Kirkham said to take a look at your own monthly spending and rework your budget. "Outline recurring expenses, be critical, and see if there are any you can cut out or trim down," she said. "For instance, can you keep just one of the three video streaming services you're subscribing to? Each dollar you trim from your expenses means an extra dollar you can use to pay off student loan debt."

5. Decide how much to put toward student loans

"Once you calculate your set expenses, look at how much is left over," Kirkham said. "This is your discretionary income — money that you are free to decide how and when to spend."

She says you should decide how much of your discretionary income you want to put toward making payments on your student loan debt. "It's best to set a firm dollar amount that you can pay each month," she said.

Kirkham said that although you feasibly could afford to put all of this toward your student loans, it's important to be realistic. "You want to create a spending plan you will actually stick to," she said. "Try to cut back on this optional spending without making yourself miserable. For example, I learned to DIY what I could: I cooked at home, worked out at home, and even learned to give myself a pretty great self-manicure."

6. Make extra student loan payments each month

6. Make extra student loan payments each month Jacquelyn Martin/AP

Make additional student loan payments each month by setting up an automatic, extra payment to go through after each deposit, Kirkham said. "This puts your student debt goal first and keeps it on track, instead of putting it at the mercy of your spending habits."

However, she said to check your monthly statements to make sure your extra student loan payments are applied properly. "Some servicers will count them as advance payments instead of applying them to your principal, for example," she said.

7. Target high-interest student loans first with the debt avalanche method

7. Target high-interest student loans first with the debt avalanche method Dmytro Zinkevych/Shutterstock

You may be familiar with the debt avalanche method of paying off credit cards, in which you pay off the highest-interest card first. Well, the same goes for student loans.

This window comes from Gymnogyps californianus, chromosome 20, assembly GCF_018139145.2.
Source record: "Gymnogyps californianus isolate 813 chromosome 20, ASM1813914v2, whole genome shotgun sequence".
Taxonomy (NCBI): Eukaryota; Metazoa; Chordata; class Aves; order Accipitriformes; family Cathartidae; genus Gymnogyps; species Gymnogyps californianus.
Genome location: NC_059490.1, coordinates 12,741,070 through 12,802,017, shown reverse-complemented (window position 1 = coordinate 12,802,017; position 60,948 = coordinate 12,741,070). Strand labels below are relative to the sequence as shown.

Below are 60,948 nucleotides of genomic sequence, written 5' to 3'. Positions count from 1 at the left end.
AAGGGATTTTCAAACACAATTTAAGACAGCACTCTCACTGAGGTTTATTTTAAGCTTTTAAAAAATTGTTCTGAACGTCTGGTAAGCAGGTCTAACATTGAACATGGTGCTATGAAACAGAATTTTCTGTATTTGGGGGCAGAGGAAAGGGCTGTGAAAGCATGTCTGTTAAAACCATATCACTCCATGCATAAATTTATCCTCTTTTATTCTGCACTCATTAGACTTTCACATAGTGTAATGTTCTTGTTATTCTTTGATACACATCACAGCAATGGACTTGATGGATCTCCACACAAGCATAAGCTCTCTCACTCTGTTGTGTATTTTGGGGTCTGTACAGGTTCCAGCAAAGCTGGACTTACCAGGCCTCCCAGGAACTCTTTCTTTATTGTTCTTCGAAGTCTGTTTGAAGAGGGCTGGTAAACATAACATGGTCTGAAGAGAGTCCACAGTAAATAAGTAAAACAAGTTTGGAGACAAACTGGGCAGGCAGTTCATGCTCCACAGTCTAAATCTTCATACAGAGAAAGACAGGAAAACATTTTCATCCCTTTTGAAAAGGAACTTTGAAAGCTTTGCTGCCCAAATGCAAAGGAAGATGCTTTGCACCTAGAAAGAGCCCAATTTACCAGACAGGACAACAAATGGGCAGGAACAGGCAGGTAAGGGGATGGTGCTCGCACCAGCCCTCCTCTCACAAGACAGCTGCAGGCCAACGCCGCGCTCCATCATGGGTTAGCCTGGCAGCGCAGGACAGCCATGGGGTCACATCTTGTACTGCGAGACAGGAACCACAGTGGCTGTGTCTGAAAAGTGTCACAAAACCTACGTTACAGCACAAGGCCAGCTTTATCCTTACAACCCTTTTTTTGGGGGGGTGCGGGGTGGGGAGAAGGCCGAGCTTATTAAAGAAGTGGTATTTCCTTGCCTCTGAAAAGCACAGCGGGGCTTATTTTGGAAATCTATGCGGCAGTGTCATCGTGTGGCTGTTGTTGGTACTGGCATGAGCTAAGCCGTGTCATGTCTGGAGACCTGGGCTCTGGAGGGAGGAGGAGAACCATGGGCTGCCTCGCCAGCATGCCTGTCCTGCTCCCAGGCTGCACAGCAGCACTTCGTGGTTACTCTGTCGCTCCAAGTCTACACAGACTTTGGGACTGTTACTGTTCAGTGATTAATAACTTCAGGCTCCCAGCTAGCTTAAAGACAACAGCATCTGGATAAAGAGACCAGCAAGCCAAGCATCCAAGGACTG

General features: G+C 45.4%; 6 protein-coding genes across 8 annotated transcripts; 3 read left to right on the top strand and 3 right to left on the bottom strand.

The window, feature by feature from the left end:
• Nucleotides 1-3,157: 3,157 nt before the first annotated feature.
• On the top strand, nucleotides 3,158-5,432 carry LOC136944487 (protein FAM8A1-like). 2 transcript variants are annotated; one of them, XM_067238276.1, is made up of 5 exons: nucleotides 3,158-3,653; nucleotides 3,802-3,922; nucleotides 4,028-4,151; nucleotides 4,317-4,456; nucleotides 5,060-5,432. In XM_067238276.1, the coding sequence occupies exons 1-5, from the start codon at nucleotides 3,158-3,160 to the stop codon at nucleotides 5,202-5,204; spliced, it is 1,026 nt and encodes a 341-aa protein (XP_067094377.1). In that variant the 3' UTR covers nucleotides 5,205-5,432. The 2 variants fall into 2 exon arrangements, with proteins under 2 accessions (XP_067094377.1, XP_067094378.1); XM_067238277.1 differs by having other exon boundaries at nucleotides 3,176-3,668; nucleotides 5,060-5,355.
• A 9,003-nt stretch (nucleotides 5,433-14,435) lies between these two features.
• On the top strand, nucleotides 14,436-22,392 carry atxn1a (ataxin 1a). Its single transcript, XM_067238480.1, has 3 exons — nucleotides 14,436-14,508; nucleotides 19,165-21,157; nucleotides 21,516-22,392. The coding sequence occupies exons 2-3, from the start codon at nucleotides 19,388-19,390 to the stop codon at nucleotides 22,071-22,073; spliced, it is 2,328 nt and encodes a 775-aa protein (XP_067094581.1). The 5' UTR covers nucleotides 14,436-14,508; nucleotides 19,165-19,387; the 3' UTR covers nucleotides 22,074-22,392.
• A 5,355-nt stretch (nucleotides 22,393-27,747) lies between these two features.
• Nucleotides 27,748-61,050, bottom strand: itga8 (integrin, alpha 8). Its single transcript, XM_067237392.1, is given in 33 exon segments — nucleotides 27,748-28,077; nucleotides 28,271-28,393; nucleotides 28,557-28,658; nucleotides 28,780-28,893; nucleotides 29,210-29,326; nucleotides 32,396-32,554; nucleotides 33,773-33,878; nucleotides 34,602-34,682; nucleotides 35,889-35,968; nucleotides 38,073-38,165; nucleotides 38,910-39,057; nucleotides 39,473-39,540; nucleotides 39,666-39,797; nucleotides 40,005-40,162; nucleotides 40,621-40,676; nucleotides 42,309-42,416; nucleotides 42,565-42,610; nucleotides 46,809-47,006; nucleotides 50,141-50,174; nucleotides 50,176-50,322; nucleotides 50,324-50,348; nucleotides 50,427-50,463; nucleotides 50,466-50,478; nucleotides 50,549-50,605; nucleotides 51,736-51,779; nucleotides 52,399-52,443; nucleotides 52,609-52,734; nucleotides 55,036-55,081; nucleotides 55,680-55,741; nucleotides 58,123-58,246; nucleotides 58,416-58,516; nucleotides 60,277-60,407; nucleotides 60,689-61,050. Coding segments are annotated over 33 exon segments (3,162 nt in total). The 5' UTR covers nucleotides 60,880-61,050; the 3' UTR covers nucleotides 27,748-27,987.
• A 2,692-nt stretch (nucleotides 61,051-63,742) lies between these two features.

"As you pay down this balance, this will also lower the amount of interest you're being charged each month, so your dollars are used to actually lower your principal and get you out of debt," Kirkham said. "If you pay off this first loan, you simply put the amount you were paying (including both the monthly payment and extra payments) toward the student loan with the next-highest interest rate."

8. Refinance certain student loans

8. Refinance certain student loans Max Whittaker/Reuters

Another way to target high-interest student loans could be to refinance them, Kirkham said.

"Private student loans and PLUS student loans, in particular, tend to have high enough interest rates that it could make sense to refinance," she said. "You'll need to be well-qualified, but taking this step could help you replace your high-interest student debt with a new private student loan at a lower interest rate."

9. Put any windfalls or raises toward your student debt

Kirkham suggested looking for "extra" income that you can use to take a chunk out of your student loan balances, such as tax refunds, bonus pay, cash gifts, raises, and income from side hustles.

"In particular, focusing on growing your income through earning raises, trading up to a better job, or starting a side hustle can be great ways to generate more money you can use to target student debt," she said.

10. Pace yourself and stay motivated

10. Pace yourself and stay motivated Andrew Burton/Reuters

"Paying off student loans is a marathon, not a sprint, and it requires similar skills and strategies," Kirkham said. She said to pace yourself and find a budget and student loan system that works best for you.

"Keep your eye on the prize and stay focused on your goal of paying off student loans," she said. "Track your progress and celebrate your wins as you go, from the first extra payment you make to the first student loan you pay off to the last payment you ever send a student loan servicer."

Canceling Student Debt Would Stimulate the Economy—and Voter Turnout

By Richard Eskow and Sean McElwee October 5, 2018|Oct. 5th, 2018